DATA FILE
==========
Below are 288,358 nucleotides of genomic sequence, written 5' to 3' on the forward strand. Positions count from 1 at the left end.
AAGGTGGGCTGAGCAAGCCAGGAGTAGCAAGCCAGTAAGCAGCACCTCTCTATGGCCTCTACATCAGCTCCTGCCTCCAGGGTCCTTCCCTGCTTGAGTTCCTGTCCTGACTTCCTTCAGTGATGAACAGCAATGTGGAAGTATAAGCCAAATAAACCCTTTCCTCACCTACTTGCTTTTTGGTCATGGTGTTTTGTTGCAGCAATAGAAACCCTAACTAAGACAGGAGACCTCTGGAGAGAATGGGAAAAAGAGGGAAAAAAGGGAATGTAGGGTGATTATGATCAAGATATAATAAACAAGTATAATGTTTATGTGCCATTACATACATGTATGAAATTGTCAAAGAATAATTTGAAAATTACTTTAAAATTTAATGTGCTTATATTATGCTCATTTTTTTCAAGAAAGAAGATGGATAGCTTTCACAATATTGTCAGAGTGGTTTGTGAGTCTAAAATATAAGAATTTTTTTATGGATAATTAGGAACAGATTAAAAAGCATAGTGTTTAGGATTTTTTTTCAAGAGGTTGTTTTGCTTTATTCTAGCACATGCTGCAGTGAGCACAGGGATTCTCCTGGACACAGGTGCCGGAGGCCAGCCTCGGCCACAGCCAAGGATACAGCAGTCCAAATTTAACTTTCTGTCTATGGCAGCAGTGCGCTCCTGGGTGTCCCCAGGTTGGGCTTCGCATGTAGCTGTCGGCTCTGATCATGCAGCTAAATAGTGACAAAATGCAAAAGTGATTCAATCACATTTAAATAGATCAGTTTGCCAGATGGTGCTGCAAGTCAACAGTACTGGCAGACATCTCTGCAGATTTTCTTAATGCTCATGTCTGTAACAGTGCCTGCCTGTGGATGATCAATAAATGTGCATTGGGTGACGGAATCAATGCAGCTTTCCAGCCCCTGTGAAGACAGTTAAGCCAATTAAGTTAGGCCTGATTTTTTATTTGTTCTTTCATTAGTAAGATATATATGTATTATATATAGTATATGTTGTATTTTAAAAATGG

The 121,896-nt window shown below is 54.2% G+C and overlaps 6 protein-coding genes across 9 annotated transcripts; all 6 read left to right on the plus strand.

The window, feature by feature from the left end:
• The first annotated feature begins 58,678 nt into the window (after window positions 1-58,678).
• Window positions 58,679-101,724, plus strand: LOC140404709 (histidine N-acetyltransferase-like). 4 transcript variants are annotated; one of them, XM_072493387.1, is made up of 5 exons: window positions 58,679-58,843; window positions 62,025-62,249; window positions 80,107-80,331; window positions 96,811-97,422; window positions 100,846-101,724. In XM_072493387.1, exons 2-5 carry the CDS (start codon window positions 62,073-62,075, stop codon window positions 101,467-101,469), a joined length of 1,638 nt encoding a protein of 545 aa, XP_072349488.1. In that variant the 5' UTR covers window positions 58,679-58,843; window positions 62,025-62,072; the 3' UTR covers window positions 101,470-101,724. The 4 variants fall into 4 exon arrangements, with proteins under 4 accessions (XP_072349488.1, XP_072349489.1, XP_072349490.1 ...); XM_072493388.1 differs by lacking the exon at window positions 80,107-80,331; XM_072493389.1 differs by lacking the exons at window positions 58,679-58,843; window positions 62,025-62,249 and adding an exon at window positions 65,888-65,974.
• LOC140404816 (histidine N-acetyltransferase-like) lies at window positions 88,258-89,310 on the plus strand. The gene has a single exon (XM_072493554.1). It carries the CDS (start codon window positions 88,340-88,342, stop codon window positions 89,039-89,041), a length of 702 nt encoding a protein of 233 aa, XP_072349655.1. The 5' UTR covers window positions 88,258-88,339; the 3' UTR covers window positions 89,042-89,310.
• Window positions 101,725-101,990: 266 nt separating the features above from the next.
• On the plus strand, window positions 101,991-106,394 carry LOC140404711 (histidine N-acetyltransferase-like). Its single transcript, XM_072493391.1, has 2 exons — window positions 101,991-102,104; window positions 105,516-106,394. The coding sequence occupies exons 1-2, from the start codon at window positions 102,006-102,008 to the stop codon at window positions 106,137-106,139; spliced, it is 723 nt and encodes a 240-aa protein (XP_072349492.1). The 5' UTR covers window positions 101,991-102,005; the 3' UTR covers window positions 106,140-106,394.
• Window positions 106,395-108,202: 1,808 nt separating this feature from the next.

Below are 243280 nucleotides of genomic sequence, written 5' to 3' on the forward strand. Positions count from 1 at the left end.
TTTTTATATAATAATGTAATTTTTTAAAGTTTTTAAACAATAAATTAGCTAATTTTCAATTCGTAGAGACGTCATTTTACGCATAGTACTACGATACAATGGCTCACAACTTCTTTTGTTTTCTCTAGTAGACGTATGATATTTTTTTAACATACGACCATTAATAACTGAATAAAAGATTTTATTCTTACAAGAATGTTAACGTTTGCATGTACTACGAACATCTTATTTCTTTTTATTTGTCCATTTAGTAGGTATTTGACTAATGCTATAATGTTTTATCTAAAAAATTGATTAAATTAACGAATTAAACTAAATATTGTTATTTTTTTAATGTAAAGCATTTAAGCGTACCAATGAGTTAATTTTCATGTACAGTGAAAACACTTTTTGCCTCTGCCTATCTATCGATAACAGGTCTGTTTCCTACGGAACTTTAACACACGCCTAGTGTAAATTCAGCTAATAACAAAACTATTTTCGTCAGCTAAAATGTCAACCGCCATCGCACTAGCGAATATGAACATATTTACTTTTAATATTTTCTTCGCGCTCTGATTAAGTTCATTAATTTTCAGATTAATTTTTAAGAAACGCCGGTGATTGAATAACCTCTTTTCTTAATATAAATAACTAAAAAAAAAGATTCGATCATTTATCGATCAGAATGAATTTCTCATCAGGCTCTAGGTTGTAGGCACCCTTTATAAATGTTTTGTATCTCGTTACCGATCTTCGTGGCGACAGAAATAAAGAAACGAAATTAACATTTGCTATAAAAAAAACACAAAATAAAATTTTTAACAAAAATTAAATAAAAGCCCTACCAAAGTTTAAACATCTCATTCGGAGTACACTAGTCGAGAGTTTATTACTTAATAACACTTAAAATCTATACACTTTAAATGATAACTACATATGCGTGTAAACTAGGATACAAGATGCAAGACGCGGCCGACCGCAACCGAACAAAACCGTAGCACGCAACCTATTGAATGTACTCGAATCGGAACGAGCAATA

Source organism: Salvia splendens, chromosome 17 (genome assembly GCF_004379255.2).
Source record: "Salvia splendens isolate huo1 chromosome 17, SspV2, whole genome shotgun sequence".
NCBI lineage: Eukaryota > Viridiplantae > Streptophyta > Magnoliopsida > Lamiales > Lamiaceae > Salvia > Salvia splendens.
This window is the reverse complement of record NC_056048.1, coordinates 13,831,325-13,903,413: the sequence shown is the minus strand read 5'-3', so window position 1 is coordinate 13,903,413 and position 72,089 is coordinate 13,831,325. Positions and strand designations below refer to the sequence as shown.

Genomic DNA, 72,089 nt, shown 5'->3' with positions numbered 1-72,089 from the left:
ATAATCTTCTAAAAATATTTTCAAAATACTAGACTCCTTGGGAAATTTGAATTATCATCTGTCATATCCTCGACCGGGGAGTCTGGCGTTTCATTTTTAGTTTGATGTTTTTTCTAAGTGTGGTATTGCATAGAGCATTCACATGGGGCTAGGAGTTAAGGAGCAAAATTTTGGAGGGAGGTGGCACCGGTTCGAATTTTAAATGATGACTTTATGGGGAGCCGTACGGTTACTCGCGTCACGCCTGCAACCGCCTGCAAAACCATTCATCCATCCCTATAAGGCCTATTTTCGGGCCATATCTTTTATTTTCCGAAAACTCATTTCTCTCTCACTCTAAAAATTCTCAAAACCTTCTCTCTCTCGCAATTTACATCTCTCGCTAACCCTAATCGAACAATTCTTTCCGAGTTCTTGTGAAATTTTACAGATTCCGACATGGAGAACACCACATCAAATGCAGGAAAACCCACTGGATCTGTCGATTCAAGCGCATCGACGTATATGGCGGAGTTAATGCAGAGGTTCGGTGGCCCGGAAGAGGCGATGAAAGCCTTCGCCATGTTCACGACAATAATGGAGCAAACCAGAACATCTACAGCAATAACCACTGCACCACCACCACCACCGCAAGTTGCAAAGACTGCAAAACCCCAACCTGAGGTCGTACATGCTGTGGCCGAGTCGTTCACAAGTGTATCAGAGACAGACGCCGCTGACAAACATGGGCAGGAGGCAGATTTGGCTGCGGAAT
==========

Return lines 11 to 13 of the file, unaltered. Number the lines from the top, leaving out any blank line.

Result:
Below are 243280 nucleotides of genomic sequence, written 5' to 3' on the forward strand. Positions count from 1 at the left end.
TTTTTATATAATAATGTAATTTTTTAAAGTTTTTAAACAATAAATTAGCTAATTTTCAATTCGTAGAGACGTCATTTTACGCATAGTACTACGATACAATGGCTCACAACTTCTTTTGTTTTCTCTAGTAGACGTATGATATTTTTTTAACATACGACCATTAATAACTGAATAAAAGATTTTATTCTTACAAGAATGTTAACGTTTGCATGTACTACGAACATCTTATTTCTTTTTATTTGTCCATTTAGTAGGTATTTGACTAATGCTATAATGTTTTATCTAAAAAATTGATTAAATTAACGAATTAAACTAAATATTGTTATTTTTTTAATGTAAAGCATTTAAGCGTACCAATGAGTTAATTTTCATGTACAGTGAAAACACTTTTTGCCTCTGCCTATCTATCGATAACAGGTCTGTTTCCTACGGAACTTTAACACACGCCTAGTGTAAATTCAGCTAATAACAAAACTATTTTCGTCAGCTAAAATGTCAACCGCCATCGCACTAGCGAATATGAACATATTTACTTTTAATATTTTCTTCGCGCTCTGATTAAGTTCATTAATTTTCAGATTAATTTTTAAGAAACGCCGGTGATTGAATAACCTCTTTTCTTAATATAAATAACTAAAAAAAAAGATTCGATCATTTATCGATCAGAATGAATTTCTCATCAGGCTCTAGGTTGTAGGCACCCTTTATAAATGTTTTGTATCTCGTTACCGATCTTCGTGGCGACAGAAATAAAGAAACGAAATTAACATTTGCTATAAAAAAAACACAAAATAAAATTTTTAACAAAAATTAAATAAAAGCCCTACCAAAGTTTAAACATCTCATTCGGAGTACACTAGTCGAGAGTTTATTACTTAATAACACTTAAAATCTATACACTTTAAATGATAACTACATATGCGTGTAAACTAGGATACAAGATGCAAGACGCGGCCGACCGCAACCGAACAAAACCGTAGCACGCAACCTATTGAATGTACTCGAATCGGAACGAGCAATA

Source organism: Salvia splendens, chromosome 17 (genome assembly GCF_004379255.2).